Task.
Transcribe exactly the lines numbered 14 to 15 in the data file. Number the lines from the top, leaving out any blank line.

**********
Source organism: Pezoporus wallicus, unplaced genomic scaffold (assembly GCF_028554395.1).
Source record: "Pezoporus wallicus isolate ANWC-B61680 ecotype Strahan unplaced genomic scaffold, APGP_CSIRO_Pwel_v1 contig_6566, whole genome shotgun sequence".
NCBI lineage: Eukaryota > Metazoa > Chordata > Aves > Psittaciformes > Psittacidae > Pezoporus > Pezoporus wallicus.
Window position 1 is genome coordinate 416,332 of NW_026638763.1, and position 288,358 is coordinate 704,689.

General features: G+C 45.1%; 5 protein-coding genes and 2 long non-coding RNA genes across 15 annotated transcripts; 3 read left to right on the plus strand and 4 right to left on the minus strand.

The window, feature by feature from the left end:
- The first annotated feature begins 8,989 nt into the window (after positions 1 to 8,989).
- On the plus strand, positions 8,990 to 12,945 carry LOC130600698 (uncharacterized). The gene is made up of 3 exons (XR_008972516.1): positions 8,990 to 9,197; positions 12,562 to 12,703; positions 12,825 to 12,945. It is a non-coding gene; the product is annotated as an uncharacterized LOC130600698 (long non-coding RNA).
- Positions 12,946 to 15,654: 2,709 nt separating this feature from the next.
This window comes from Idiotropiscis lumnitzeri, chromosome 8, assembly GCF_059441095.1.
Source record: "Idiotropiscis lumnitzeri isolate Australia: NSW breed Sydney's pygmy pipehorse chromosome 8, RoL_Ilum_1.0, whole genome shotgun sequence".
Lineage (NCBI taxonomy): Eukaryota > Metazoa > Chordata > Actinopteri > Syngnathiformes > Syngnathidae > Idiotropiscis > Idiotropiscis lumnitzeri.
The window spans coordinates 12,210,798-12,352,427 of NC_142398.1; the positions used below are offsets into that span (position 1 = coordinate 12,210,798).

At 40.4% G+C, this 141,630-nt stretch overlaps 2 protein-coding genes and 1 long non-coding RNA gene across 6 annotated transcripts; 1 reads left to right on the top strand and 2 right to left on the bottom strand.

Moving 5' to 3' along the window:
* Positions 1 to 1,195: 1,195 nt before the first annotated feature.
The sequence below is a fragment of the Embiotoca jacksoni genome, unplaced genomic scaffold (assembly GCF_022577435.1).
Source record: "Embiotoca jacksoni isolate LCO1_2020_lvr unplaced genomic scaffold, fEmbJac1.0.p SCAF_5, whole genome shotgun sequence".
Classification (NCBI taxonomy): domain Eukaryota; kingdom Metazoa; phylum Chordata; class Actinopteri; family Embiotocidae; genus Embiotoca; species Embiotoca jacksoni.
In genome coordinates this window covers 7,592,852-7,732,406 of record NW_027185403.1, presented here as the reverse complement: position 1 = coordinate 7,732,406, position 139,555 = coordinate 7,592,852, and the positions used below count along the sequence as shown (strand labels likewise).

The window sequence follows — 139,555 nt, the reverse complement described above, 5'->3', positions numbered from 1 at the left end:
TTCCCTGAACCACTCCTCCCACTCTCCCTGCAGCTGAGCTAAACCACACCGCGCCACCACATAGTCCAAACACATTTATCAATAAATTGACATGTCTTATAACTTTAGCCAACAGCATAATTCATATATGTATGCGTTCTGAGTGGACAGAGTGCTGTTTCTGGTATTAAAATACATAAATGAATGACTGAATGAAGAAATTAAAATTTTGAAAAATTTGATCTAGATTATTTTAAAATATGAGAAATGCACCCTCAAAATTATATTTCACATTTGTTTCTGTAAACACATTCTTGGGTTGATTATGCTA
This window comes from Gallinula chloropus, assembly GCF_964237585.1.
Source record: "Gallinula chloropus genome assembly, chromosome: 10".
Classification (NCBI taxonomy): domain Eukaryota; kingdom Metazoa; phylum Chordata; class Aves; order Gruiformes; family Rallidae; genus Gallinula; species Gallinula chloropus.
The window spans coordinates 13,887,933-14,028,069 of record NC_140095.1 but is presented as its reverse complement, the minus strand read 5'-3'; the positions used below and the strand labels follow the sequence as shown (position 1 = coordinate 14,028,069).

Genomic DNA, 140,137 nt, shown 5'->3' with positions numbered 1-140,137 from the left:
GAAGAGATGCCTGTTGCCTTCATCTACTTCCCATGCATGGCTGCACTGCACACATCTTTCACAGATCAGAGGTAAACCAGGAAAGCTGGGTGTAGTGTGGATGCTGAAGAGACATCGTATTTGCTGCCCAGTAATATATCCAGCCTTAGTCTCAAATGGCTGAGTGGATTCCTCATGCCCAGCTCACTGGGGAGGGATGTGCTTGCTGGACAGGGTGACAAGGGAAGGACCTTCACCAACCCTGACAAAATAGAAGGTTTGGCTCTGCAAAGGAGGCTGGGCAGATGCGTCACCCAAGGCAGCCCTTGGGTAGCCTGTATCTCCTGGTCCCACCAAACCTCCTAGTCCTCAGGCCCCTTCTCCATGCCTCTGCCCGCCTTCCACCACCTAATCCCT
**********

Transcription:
At 40.4% G+C, this 141,630-nt stretch overlaps 2 protein-coding genes and 1 long non-coding RNA gene across 6 annotated transcripts; 1 reads left to right on the top strand and 2 right to left on the bottom strand.

Moving 5' to 3' along the window: